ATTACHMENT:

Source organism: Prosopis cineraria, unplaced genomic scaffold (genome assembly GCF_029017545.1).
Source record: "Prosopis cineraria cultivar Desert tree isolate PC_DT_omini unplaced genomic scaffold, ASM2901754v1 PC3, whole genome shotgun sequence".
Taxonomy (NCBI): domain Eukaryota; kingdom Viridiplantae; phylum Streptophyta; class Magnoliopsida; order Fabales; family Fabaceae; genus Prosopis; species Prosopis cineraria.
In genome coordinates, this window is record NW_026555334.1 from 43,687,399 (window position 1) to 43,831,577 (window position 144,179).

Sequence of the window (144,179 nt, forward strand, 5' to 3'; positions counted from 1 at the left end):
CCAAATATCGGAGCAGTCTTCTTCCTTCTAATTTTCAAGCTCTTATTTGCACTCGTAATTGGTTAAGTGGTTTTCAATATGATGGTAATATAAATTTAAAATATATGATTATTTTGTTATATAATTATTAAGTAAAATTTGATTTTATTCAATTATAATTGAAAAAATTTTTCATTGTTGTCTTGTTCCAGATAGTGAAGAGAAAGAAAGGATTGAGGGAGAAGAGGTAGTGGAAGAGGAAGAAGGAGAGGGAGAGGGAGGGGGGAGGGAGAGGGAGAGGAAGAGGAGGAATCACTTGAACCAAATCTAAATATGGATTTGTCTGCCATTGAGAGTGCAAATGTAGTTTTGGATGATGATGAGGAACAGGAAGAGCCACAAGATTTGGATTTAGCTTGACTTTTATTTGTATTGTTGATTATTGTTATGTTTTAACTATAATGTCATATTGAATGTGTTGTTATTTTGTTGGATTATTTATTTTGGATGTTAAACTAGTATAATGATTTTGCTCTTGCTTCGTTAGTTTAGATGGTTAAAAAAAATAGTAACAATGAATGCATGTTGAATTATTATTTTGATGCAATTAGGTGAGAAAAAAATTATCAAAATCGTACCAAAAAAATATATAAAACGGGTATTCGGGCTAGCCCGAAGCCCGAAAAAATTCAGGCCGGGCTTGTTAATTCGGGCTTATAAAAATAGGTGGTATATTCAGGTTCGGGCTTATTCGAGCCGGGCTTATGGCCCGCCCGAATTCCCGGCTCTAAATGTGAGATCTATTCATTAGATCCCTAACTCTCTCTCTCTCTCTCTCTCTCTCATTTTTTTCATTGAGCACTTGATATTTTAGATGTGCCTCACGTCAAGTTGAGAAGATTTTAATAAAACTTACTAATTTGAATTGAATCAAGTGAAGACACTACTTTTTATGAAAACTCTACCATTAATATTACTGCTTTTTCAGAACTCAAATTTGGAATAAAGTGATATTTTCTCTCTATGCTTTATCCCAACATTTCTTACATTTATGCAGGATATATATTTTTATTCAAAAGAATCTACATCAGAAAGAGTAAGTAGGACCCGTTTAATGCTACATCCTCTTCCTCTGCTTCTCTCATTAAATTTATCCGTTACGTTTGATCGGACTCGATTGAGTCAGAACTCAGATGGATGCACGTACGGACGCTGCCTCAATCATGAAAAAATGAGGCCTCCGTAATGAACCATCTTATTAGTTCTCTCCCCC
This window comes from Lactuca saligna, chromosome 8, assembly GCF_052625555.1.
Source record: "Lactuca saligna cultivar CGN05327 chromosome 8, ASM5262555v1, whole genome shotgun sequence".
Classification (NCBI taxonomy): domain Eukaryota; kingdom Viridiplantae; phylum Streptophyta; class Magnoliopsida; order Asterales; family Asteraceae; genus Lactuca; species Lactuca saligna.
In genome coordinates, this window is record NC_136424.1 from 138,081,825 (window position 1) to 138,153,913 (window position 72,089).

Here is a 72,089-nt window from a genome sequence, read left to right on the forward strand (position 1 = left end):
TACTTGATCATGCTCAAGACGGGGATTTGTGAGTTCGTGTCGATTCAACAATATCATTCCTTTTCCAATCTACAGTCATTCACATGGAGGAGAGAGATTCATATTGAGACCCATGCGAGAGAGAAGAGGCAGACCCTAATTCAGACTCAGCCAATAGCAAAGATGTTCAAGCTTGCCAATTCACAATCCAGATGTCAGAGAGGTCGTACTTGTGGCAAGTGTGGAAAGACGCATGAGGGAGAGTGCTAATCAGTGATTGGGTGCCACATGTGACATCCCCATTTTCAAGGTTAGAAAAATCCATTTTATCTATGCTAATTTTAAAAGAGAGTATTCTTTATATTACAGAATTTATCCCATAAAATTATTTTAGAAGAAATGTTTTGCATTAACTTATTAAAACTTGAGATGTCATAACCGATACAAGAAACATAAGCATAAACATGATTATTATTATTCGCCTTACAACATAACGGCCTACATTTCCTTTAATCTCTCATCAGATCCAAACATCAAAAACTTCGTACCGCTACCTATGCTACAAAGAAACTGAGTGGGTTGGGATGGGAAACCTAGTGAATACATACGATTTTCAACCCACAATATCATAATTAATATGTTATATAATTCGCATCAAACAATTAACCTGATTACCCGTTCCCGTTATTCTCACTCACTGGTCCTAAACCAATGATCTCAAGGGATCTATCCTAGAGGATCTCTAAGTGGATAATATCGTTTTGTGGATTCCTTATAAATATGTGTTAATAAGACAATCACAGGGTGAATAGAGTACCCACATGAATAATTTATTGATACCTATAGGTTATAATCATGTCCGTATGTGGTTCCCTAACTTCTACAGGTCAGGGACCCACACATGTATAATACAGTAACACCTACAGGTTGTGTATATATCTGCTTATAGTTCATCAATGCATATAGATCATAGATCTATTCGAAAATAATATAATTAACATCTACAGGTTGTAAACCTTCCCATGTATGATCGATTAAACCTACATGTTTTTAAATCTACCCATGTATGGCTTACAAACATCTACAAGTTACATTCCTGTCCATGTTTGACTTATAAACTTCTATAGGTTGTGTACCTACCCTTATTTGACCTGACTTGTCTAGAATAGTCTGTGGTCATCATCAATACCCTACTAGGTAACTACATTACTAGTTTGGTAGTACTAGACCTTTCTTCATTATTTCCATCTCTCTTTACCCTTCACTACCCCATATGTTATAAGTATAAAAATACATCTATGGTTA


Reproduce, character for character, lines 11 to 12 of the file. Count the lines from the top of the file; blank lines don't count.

Here is a 72,089-nt window from a genome sequence, read left to right on the forward strand (position 1 = left end):
TACTTGATCATGCTCAAGACGGGGATTTGTGAGTTCGTGTCGATTCAACAATATCATTCCTTTTCCAATCTACAGTCATTCACATGGAGGAGAGAGATTCATATTGAGACCCATGCGAGAGAGAAGAGGCAGACCCTAATTCAGACTCAGCCAATAGCAAAGATGTTCAAGCTTGCCAATTCACAATCCAGATGTCAGAGAGGTCGTACTTGTGGCAAGTGTGGAAAGACGCATGAGGGAGAGTGCTAATCAGTGATTGGGTGCCACATGTGACATCCCCATTTTCAAGGTTAGAAAAATCCATTTTATCTATGCTAATTTTAAAAGAGAGTATTCTTTATATTACAGAATTTATCCCATAAAATTATTTTAGAAGAAATGTTTTGCATTAACTTATTAAAACTTGAGATGTCATAACCGATACAAGAAACATAAGCATAAACATGATTATTATTATTCGCCTTACAACATAACGGCCTACATTTCCTTTAATCTCTCATCAGATCCAAACATCAAAAACTTCGTACCGCTACCTATGCTACAAAGAAACTGAGTGGGTTGGGATGGGAAACCTAGTGAATACATACGATTTTCAACCCACAATATCATAATTAATATGTTATATAATTCGCATCAAACAATTAACCTGATTACCCGTTCCCGTTATTCTCACTCACTGGTCCTAAACCAATGATCTCAAGGGATCTATCCTAGAGGATCTCTAAGTGGATAATATCGTTTTGTGGATTCCTTATAAATATGTGTTAATAAGACAATCACAGGGTGAATAGAGTACCCACATGAATAATTTATTGATACCTATAGGTTATAATCATGTCCGTATGTGGTTCCCTAACTTCTACAGGTCAGGGACCCACACATGTATAATACAGTAACACCTACAGGTTGTGTATATATCTGCTTATAGTTCATCAATGCATATAGATCATAGATCTATTCGAAAATAATATAATTAACATCTACAGGTTGTAAACCTTCCCATGTATGATCGATTAAACCTACATGTTTTTAAATCTACCCATGTATGGCTTACAAACATCTACAAGTTACATTCCTGTCCATGTTTGACTTATAAACTTCTATAGGTTGTGTACCTACCCTTATTTGACCTGACTTGTCTAGAATAGTCTGTGGTCATCATCAATACCCTACTAGGTAACTACATTACTAGTTTGGTAGTACTAGACCTTTCTTCATTATTTCCATCTCTCTTTACCCTTCACTACCCCATATGTTATAAGTATAAAAATACATCTATGGTTA